Beltran De La Cueva
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Beltr%C3%A1n De La Cueva
Beltrán de la Cueva
Duke of Alburquerque
1853-1860, Blasón de España, libro de oro de su nobleza, parte primera, casa real y Grandeza de España, Beltrán de la Cueva (cropped).jpg
Úbeda, Spain
DiedNovember 1, 1492(1492-11-01) (aged 48-49)
Cuéllar, Spain

Beltrán de la Cueva y Alfonso de Mercado, 1st Duke of Alburquerque (c. 1443 - 1 November[1] 1492) was a Spanish nobleman who is said to have fathered Joan, the daughter of Henry IV of Castile's[2] wife Joan of Portugal. His alleged daughter, called "la Beltraneja", was deprived of the crown of Castile because of the uncertainty regarding her parentage.

Early life

Henry IV, in his second year as king, travelled to Úbeda and stayed with Beltrán's father, Diego Fernández de la Cueva, 1st Viscount of Huelma. When he left this house, he took Diego's second oldest son, Beltrán, with him to stay at Court to show his gratitude to Diego. (Diego offered Beltrán after Enrique asked for Diego's oldest son, whom Diego wanted to keep close by).

He married as his first wife Teresa de Molina de Quesada, of Úbeda, daughter of Francisco Cazorla de Quesada and wife Guiomar Mayor de Molina y Vera, without issue.

Beltrán soon became the King's favourite and married Cardinal Mendoza's niece, Doña Mencía Hurtado de Mendoza y Luna, daughter of Diego Hurtado de Mendoza, 1st Duke of the Infantado, by whom he had a son Francisco Fernández de la Cueva.

Royal affairs

Beltrán de la Cueva is, however, best known for allegedly having an affair with Henry's second wife, Joan of Portugal. It was rumoured that Henry's only child, Joan was fathered by Beltrán and not by the King himself, who may have been impotent. This rumour led to a four-year War of the Castilian Succession, which was won by Isabella I, Henry's half-sister. It is unlikely that an agreement as to Joan's probable paternity will ever be reached by historians, as there is not enough evidence to support either possible father with certainty. Most of the extant contemporary sources about Henry's potency are suspect, as the royal chronicles of his reign were either written or revised under the influence of Isabella, whose personal interest in the succession caused her to take great pains to insist on Joan's illegitimacy. Much of Isabella's attention to Henry, in fact, was spent on harming his reputation in order to cement the legitimacy of her own reign. The question of Joan's paternity has, as a result, fascinated historians for centuries: if Joan was not in fact Beltran's daughter, and was actually legitimate, Isabella's tremendously influential reign would have been an illegal usurpation.

Royal chronicler Alfonso de Palencia, known for his particularly venomous attitude toward Henry, made many allusions in his writings that can be interpreted as accusations concerning Beltran's sexuality. Palencia and other avid anti-Henryites often accused the two of pursuing a homosexual relationship, though it is not clear to what extent these accusations were based on fact, or whether they were a form of anti-Henry, pro-rebellion, pro-Isabelline propaganda.

Height of Power

Beltran was among Henry IV's most-popular favourites; throughout his time in court, Henry showered him with gifts--land, money, offices--of such magnitude that many nobles of higher background took offense. He was a Great-Master of the Order of Santiago and Chamberlain-Major. In 1462, the King granted him the title of 1st Count of Ledesma. In 1463, Beltrán was removed from Court and received as compensation the title of Duke of Alburquerque and Grandee of Spain by mercy of King Henry IV at Segovia, Letter of 16 November or 26 November 1464. He was also created in 1464 1st Lord of Cuéllar, Roa, Atienza, Torregalindo, Codecera, etc.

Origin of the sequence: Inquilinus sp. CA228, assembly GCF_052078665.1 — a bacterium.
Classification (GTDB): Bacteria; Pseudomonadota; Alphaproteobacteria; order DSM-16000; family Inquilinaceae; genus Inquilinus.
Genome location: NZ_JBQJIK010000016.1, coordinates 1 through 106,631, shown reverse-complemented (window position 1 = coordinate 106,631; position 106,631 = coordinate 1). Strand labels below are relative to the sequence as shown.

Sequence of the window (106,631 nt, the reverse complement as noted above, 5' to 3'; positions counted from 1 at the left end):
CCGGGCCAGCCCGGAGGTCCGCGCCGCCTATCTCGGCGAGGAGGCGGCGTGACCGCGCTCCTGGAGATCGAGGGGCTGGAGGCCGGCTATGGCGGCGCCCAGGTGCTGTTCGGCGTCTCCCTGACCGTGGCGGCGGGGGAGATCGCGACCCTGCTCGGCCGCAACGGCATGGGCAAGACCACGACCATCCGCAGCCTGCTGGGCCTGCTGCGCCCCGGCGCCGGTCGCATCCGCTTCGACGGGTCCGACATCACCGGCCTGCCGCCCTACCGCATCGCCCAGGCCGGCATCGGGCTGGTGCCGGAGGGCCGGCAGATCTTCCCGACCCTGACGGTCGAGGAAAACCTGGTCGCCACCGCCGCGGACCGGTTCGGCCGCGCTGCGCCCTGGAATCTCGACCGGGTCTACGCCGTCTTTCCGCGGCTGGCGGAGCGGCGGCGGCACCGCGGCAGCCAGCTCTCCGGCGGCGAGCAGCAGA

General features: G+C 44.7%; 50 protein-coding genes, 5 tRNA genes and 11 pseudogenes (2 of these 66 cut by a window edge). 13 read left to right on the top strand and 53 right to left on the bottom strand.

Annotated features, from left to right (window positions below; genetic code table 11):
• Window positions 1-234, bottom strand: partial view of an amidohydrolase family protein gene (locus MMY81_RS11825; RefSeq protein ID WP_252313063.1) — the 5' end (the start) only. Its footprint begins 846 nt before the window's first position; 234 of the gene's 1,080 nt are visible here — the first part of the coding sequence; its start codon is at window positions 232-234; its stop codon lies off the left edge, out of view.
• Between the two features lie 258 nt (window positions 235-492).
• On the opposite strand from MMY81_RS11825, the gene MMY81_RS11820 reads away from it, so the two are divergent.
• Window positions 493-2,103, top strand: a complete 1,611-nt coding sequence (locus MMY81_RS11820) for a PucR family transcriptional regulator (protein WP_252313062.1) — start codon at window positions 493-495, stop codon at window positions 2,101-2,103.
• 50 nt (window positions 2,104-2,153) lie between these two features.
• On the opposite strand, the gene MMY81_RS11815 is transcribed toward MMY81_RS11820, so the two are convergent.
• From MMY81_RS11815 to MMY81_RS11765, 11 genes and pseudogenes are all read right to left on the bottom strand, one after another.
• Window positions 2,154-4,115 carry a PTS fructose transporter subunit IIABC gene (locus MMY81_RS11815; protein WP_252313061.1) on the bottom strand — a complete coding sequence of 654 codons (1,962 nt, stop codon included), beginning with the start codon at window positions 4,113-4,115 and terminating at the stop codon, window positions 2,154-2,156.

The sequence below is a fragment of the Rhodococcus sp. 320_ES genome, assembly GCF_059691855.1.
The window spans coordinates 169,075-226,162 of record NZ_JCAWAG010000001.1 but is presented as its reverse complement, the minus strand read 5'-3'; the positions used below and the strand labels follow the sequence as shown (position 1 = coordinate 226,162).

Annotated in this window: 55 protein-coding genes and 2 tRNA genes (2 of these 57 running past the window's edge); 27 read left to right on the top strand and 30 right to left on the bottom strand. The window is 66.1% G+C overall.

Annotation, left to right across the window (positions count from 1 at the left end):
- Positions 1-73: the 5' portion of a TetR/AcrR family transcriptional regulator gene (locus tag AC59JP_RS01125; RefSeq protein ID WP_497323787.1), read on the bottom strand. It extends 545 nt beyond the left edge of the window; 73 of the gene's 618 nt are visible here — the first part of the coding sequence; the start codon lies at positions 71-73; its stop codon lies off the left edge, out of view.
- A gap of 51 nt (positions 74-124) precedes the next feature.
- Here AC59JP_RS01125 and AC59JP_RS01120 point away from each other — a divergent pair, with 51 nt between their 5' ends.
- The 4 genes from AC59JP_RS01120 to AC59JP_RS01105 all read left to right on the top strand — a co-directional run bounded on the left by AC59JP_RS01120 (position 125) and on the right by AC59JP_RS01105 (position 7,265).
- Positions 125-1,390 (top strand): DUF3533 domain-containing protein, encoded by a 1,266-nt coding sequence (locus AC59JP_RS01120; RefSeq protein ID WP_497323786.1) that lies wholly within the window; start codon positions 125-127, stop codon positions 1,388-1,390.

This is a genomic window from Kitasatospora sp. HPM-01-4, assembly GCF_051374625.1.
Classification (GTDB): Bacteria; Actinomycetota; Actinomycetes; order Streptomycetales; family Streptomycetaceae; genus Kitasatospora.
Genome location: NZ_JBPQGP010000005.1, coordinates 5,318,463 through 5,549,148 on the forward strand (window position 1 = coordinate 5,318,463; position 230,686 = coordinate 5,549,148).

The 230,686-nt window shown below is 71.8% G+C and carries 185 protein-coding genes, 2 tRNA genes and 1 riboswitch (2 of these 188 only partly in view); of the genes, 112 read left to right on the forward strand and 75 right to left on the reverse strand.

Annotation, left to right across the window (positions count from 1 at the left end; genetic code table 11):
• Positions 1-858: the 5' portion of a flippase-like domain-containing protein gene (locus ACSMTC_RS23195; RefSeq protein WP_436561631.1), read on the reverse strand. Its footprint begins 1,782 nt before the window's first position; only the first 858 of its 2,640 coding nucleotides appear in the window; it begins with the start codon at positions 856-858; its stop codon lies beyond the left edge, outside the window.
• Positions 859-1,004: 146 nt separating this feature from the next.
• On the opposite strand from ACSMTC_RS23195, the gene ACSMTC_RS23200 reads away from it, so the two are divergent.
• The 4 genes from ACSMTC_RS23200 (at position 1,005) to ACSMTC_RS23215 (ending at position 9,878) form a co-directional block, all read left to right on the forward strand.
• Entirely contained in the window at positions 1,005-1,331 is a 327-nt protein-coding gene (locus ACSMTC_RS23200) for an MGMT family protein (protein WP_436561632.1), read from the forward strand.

In 1467, he fought in the Second Battle of Olmedo against the rebels supporting Alfonso of Castile, Prince of Asturias. As a reward, he was also created 1st Count of Huelma by Decree of the same King on August 20, 1474 (who would die later in December). This was later confirmed by Queen Isabella I and King Ferdinand V on April 20, 1475; in the War of the Castilian Succession, Beltran supported the Catholic Monarchs against his presumed daughter Joan. He also distinguished himself in the conquest of Granada along with his son Don Francisco.

Later life

A widower in 1474, he married in 1479 as her second husband Dona María Fernández de Velasco y Ponce de Leon, daughter of the Constable of Castile, Don Pedro Fernández de Velasco and Isabel Ponce de Leon y Baenza. This marriage produced two sons. The first, Don Cristóbal de la Cueva y Velasco, was born in Cuéllar. He married Leonor de Velasco y Carrillo de Córdoba, 3rd Countess of Siruela, who died in 1529, and had issue. The second son, Don Antonio de la Cueva y Velasco, 1st Lord of La Adrada, married Elvira de Ayala and had issue.

He also had a bastard son named Manuel Beltrão, who went to Portugal and married Francisca da Mota, descendants of the Beltrão family.

Beltrán de la Cueva died in 1492 and was buried at the Convent of San Francisco de Cuéllar.

Additional information

See also


  1. ^ According to the inscription at his tomb in the Convent of San Francisco de Cuéllar.
  2. ^ Chisholm, Hugh, ed. (1911). "Spain" . Encyclopædia Britannica. 25 (11th ed.). Cambridge University Press. p. 549.


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Spanish nobility
New title Duke of Alburquerque
Succeeded by
Count of Ledesma
Preceded by
Count of Huelma
Preceded by
Enrique IV de Castilla
Cross Santiago.svg
Grand Master of the Order of Santiago

Succeeded by
Alfonso de Castilla

  This article uses material from the Wikipedia page available here. It is released under the Creative Commons Attribution-Share-Alike License 3.0.



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